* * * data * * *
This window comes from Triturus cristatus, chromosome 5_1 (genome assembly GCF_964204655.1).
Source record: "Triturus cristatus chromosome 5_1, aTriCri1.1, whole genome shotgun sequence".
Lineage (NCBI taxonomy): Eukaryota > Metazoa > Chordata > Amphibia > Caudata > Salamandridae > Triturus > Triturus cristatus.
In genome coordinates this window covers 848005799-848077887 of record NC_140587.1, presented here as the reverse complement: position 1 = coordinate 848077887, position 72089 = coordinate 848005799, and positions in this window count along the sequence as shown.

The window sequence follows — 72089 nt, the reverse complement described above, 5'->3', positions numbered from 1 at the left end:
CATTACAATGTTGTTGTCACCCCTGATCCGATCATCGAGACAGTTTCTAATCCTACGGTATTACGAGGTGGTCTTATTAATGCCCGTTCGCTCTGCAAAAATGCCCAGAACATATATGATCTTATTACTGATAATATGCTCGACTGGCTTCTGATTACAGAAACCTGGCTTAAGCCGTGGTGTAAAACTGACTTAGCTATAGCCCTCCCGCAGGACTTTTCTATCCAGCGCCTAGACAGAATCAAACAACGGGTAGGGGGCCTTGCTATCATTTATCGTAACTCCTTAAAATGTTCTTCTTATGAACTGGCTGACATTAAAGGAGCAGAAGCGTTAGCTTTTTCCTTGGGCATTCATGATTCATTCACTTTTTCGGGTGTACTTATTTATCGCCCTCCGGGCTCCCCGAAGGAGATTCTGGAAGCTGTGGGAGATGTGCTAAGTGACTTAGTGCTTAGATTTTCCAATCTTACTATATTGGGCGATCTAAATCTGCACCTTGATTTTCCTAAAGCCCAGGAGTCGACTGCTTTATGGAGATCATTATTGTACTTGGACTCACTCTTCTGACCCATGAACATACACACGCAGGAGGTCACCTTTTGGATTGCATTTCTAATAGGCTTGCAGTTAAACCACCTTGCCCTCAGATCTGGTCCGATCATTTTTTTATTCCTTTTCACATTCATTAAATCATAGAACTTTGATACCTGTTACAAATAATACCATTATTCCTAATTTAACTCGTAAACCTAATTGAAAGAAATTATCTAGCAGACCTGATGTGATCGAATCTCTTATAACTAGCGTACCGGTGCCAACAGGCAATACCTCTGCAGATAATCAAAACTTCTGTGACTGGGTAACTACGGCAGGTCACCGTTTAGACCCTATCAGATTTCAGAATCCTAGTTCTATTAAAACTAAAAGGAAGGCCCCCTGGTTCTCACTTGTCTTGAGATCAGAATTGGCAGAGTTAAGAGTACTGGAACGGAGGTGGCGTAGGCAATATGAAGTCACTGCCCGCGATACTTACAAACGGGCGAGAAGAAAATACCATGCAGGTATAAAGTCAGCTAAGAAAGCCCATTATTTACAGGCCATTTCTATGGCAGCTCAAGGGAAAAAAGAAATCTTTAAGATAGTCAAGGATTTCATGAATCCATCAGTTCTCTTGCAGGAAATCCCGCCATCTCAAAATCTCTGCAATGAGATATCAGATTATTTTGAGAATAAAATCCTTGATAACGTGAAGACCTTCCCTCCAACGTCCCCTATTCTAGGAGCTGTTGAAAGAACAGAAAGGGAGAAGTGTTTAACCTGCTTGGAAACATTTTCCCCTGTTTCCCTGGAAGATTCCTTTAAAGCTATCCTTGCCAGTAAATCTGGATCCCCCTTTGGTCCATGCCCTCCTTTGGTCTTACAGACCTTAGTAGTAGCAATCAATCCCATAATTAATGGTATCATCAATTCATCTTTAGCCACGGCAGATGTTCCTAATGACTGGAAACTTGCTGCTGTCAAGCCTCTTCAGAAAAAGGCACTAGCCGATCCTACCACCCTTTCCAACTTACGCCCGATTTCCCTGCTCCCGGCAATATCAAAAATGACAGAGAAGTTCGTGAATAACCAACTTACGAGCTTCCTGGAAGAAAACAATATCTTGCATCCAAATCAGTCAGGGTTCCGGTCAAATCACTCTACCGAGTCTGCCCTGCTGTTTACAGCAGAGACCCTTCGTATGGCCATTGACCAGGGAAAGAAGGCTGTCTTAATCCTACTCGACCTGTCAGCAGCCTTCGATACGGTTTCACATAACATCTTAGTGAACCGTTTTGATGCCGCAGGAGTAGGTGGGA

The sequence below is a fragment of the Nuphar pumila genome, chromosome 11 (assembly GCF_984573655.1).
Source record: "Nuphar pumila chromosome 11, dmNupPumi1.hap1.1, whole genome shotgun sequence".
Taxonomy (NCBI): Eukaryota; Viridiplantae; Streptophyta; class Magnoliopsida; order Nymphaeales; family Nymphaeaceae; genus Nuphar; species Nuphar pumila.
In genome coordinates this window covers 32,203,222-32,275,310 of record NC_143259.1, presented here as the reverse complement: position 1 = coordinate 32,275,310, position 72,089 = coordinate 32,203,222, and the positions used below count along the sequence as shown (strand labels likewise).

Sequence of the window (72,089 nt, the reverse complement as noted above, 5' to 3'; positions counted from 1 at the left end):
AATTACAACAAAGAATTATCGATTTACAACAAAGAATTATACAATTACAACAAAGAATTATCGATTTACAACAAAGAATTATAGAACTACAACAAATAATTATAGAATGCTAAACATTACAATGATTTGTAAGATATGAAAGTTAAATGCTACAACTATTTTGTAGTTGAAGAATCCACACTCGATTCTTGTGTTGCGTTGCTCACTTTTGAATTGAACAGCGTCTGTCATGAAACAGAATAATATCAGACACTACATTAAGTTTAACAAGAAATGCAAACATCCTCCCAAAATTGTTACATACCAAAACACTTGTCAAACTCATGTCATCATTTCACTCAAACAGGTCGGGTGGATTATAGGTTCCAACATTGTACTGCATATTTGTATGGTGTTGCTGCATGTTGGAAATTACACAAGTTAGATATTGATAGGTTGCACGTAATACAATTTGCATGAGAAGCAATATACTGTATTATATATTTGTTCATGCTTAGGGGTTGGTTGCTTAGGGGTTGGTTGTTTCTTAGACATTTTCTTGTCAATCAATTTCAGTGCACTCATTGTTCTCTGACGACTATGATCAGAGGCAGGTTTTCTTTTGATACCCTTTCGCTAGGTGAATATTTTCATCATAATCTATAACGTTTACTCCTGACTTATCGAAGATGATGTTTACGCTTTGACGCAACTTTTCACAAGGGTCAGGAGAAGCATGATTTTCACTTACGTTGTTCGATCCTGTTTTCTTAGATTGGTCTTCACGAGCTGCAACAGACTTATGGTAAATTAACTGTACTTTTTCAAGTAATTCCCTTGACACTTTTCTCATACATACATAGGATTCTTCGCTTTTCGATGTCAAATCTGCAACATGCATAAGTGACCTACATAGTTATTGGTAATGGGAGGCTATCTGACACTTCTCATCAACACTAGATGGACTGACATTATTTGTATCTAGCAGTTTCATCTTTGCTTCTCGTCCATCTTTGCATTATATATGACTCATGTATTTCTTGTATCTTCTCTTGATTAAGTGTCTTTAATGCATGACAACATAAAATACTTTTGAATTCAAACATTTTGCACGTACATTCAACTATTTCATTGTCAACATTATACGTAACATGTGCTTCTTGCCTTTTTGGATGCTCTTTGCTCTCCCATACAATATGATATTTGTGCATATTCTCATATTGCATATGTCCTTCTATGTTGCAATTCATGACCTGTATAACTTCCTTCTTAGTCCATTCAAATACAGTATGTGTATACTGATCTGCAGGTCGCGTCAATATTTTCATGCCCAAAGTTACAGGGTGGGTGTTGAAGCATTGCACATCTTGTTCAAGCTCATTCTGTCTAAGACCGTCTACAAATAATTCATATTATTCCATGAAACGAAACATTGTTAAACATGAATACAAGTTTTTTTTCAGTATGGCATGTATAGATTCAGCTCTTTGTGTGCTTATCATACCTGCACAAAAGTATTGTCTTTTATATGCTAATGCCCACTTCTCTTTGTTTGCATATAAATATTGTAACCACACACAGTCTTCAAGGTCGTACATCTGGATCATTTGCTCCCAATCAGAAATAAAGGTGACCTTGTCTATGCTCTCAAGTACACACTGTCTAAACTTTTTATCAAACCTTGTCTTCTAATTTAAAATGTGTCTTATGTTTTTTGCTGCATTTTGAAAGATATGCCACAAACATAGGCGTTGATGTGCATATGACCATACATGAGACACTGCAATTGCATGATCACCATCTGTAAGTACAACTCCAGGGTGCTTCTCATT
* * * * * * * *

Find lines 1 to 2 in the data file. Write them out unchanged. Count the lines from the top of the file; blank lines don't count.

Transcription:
This window comes from Triturus cristatus, chromosome 5_1 (genome assembly GCF_964204655.1).
Source record: "Triturus cristatus chromosome 5_1, aTriCri1.1, whole genome shotgun sequence".